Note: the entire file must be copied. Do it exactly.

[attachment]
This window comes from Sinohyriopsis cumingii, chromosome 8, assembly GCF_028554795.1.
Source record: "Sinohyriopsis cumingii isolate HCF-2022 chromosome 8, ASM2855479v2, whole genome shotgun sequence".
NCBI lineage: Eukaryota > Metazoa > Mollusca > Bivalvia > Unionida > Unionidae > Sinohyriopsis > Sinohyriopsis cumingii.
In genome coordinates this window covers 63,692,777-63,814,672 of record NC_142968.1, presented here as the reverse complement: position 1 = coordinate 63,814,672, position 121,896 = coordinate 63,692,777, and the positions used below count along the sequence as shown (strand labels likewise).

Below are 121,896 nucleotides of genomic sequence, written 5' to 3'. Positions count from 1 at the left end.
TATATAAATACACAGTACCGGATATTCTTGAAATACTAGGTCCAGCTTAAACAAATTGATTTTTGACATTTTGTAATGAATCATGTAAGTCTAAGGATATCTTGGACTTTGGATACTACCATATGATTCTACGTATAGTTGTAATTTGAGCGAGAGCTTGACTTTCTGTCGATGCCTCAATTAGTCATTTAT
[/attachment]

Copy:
This window comes from Sinohyriopsis cumingii, chromosome 8, assembly GCF_028554795.1.
Source record: "Sinohyriopsis cumingii isolate HCF-2022 chromosome 8, ASM2855479v2, whole genome shotgun sequence".
NCBI lineage: Eukaryota > Metazoa > Mollusca > Bivalvia > Unionida > Unionidae > Sinohyriopsis > Sinohyriopsis cumingii.
In genome coordinates this window covers 63,692,777-63,814,672 of record NC_142968.1, presented here as the reverse complement: position 1 = coordinate 63,814,672, position 121,896 = coordinate 63,692,777, and the positions used below count along the sequence as shown (strand labels likewise).

Below are 121,896 nucleotides of genomic sequence, written 5' to 3'. Positions count from 1 at the left end.
TATATAAATACACAGTACCGGATATTCTTGAAATACTAGGTCCAGCTTAAACAAATTGATTTTTGACATTTTGTAATGAATCATGTAAGTCTAAGGATATCTTGGACTTTGGATACTACCATATGATTCTACGTATAGTTGTAATTTGAGCGAGAGCTTGACTTTCTGTCGATGCCTCAATTAGTCATTTAT